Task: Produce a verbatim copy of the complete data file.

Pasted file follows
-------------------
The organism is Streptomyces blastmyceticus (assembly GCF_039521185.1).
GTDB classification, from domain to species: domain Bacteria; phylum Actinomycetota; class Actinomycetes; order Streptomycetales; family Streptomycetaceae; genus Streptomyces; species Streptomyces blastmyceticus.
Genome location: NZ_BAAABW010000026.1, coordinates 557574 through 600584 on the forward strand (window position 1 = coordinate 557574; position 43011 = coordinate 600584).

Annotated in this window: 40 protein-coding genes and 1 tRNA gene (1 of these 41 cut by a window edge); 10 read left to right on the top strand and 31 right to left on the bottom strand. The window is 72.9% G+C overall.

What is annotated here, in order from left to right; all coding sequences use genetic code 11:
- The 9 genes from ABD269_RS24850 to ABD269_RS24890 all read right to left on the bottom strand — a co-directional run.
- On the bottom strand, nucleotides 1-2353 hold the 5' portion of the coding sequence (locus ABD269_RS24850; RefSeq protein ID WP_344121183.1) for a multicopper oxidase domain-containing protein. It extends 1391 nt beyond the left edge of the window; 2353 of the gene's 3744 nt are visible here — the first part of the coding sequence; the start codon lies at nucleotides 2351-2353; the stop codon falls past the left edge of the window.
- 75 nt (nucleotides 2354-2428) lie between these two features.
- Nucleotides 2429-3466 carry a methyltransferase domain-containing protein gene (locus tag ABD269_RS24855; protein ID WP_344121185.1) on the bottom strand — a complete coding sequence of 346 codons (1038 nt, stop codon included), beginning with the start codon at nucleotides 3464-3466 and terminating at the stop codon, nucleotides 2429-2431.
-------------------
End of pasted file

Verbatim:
The organism is Streptomyces blastmyceticus (assembly GCF_039521185.1).
GTDB classification, from domain to species: domain Bacteria; phylum Actinomycetota; class Actinomycetes; order Streptomycetales; family Streptomycetaceae; genus Streptomyces; species Streptomyces blastmyceticus.
Genome location: NZ_BAAABW010000026.1, coordinates 557574 through 600584 on the forward strand (window position 1 = coordinate 557574; position 43011 = coordinate 600584).

Annotated in this window: 40 protein-coding genes and 1 tRNA gene (1 of these 41 cut by a window edge); 10 read left to right on the top strand and 31 right to left on the bottom strand. The window is 72.9% G+C overall.

What is annotated here, in order from left to right; all coding sequences use genetic code 11:
- The 9 genes from ABD269_RS24850 to ABD269_RS24890 all read right to left on the bottom strand — a co-directional run.
- On the bottom strand, nucleotides 1-2353 hold the 5' portion of the coding sequence (locus ABD269_RS24850; RefSeq protein ID WP_344121183.1) for a multicopper oxidase domain-containing protein. It extends 1391 nt beyond the left edge of the window; 2353 of the gene's 3744 nt are visible here — the first part of the coding sequence; the start codon lies at nucleotides 2351-2353; the stop codon falls past the left edge of the window.
- 75 nt (nucleotides 2354-2428) lie between these two features.
- Nucleotides 2429-3466 carry a methyltransferase domain-containing protein gene (locus tag ABD269_RS24855; protein ID WP_344121185.1) on the bottom strand — a complete coding sequence of 346 codons (1038 nt, stop codon included), beginning with the start codon at nucleotides 3464-3466 and terminating at the stop codon, nucleotides 2429-2431.